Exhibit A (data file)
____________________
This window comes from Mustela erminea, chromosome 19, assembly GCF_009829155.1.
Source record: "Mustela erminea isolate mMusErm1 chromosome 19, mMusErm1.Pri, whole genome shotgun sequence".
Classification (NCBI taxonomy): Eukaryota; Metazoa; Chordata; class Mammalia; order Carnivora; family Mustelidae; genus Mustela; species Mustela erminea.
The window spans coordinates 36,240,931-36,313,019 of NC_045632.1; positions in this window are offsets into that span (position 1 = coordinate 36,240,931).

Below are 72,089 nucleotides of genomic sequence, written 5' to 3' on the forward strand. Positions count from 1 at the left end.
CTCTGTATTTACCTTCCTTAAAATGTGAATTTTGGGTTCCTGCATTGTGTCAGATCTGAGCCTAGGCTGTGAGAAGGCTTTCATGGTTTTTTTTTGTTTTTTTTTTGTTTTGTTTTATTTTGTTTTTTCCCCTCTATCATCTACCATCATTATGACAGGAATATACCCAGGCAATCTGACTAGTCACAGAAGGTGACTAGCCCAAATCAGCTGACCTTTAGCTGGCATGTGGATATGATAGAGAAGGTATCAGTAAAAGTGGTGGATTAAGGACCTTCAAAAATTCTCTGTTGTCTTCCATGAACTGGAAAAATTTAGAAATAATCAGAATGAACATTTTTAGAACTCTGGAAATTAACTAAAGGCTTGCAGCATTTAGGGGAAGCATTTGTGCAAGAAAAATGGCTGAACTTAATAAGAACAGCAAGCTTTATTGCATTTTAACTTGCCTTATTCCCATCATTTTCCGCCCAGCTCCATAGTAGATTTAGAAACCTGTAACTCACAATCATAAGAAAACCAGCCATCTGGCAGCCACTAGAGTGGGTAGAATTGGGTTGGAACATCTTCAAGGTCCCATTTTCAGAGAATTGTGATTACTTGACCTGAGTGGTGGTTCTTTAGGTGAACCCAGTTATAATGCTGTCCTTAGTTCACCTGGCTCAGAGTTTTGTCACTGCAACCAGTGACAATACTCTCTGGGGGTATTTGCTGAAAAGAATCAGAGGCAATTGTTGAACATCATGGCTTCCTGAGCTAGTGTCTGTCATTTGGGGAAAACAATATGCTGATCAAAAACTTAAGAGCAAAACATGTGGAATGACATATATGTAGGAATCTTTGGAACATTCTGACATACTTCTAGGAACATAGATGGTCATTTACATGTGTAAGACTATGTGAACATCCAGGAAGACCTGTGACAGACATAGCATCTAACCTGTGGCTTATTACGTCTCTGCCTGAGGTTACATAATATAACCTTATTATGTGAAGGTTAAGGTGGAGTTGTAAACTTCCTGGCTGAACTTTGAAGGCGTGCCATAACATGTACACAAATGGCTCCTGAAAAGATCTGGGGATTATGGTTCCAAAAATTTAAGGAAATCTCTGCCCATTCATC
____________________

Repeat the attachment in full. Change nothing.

This window comes from Mustela erminea, chromosome 19, assembly GCF_009829155.1.
Source record: "Mustela erminea isolate mMusErm1 chromosome 19, mMusErm1.Pri, whole genome shotgun sequence".
Classification (NCBI taxonomy): Eukaryota; Metazoa; Chordata; class Mammalia; order Carnivora; family Mustelidae; genus Mustela; species Mustela erminea.
The window spans coordinates 36,240,931-36,313,019 of NC_045632.1; positions in this window are offsets into that span (position 1 = coordinate 36,240,931).

Below are 72,089 nucleotides of genomic sequence, written 5' to 3' on the forward strand. Positions count from 1 at the left end.
CTCTGTATTTACCTTCCTTAAAATGTGAATTTTGGGTTCCTGCATTGTGTCAGATCTGAGCCTAGGCTGTGAGAAGGCTTTCATGGTTTTTTTTTGTTTTTTTTTTGTTTTGTTTTATTTTGTTTTTTCCCCTCTATCATCTACCATCATTATGACAGGAATATACCCAGGCAATCTGACTAGTCACAGAAGGTGACTAGCCCAAATCAGCTGACCTTTAGCTGGCATGTGGATATGATAGAGAAGGTATCAGTAAAAGTGGTGGATTAAGGACCTTCAAAAATTCTCTGTTGTCTTCCATGAACTGGAAAAATTTAGAAATAATCAGAATGAACATTTTTAGAACTCTGGAAATTAACTAAAGGCTTGCAGCATTTAGGGGAAGCATTTGTGCAAGAAAAATGGCTGAACTTAATAAGAACAGCAAGCTTTATTGCATTTTAACTTGCCTTATTCCCATCATTTTCCGCCCAGCTCCATAGTAGATTTAGAAACCTGTAACTCACAATCATAAGAAAACCAGCCATCTGGCAGCCACTAGAGTGGGTAGAATTGGGTTGGAACATCTTCAAGGTCCCATTTTCAGAGAATTGTGATTACTTGACCTGAGTGGTGGTTCTTTAGGTGAACCCAGTTATAATGCTGTCCTTAGTTCACCTGGCTCAGAGTTTTGTCACTGCAACCAGTGACAATACTCTCTGGGGGTATTTGCTGAAAAGAATCAGAGGCAATTGTTGAACATCATGGCTTCCTGAGCTAGTGTCTGTCATTTGGGGAAAACAATATGCTGATCAAAAACTTAAGAGCAAAACATGTGGAATGACATATATGTAGGAATCTTTGGAACATTCTGACATACTTCTAGGAACATAGATGGTCATTTACATGTGTAAGACTATGTGAACATCCAGGAAGACCTGTGACAGACATAGCATCTAACCTGTGGCTTATTACGTCTCTGCCTGAGGTTACATAATATAACCTTATTATGTGAAGGTTAAGGTGGAGTTGTAAACTTCCTGGCTGAACTTTGAAGGCGTGCCATAACATGTACACAAATGGCTCCTGAAAAGATCTGGGGATTATGGTTCCAAAAATTTAAGGAAATCTCTGCCCATTCATC